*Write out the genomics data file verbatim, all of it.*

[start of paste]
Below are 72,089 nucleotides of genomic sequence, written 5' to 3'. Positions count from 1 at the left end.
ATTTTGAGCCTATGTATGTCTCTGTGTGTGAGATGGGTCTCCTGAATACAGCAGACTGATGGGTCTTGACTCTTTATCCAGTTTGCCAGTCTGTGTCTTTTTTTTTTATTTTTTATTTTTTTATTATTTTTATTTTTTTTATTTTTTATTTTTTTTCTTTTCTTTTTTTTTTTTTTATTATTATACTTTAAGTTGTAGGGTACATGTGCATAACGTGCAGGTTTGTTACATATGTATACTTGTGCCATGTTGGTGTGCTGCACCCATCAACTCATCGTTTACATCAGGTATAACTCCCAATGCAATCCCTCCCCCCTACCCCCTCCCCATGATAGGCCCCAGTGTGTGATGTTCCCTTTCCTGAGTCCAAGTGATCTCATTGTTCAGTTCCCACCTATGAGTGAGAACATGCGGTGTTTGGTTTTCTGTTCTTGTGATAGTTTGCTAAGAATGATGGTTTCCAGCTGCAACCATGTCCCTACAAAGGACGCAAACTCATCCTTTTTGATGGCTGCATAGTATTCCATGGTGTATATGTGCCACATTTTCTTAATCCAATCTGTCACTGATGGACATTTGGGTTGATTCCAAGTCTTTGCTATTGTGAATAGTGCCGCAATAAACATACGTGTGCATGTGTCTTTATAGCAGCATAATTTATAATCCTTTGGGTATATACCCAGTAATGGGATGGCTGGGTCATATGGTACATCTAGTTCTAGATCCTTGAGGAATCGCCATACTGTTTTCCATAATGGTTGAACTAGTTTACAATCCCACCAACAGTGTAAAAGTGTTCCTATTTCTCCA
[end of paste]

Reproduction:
Below are 72,089 nucleotides of genomic sequence, written 5' to 3'. Positions count from 1 at the left end.
ATTTTGAGCCTATGTATGTCTCTGTGTGTGAGATGGGTCTCCTGAATACAGCAGACTGATGGGTCTTGACTCTTTATCCAGTTTGCCAGTCTGTGTCTTTTTTTTTTATTTTTTATTTTTTTATTATTTTTATTTTTTTTATTTTTTATTTTTTTTCTTTTCTTTTTTTTTTTTTTATTATTATACTTTAAGTTGTAGGGTACATGTGCATAACGTGCAGGTTTGTTACATATGTATACTTGTGCCATGTTGGTGTGCTGCACCCATCAACTCATCGTTTACATCAGGTATAACTCCCAATGCAATCCCTCCCCCCTACCCCCTCCCCATGATAGGCCCCAGTGTGTGATGTTCCCTTTCCTGAGTCCAAGTGATCTCATTGTTCAGTTCCCACCTATGAGTGAGAACATGCGGTGTTTGGTTTTCTGTTCTTGTGATAGTTTGCTAAGAATGATGGTTTCCAGCTGCAACCATGTCCCTACAAAGGACGCAAACTCATCCTTTTTGATGGCTGCATAGTATTCCATGGTGTATATGTGCCACATTTTCTTAATCCAATCTGTCACTGATGGACATTTGGGTTGATTCCAAGTCTTTGCTATTGTGAATAGTGCCGCAATAAACATACGTGTGCATGTGTCTTTATAGCAGCATAATTTATAATCCTTTGGGTATATACCCAGTAATGGGATGGCTGGGTCATATGGTACATCTAGTTCTAGATCCTTGAGGAATCGCCATACTGTTTTCCATAATGGTTGAACTAGTTTACAATCCCACCAACAGTGTAAAAGTGTTCCTATTTCTCCA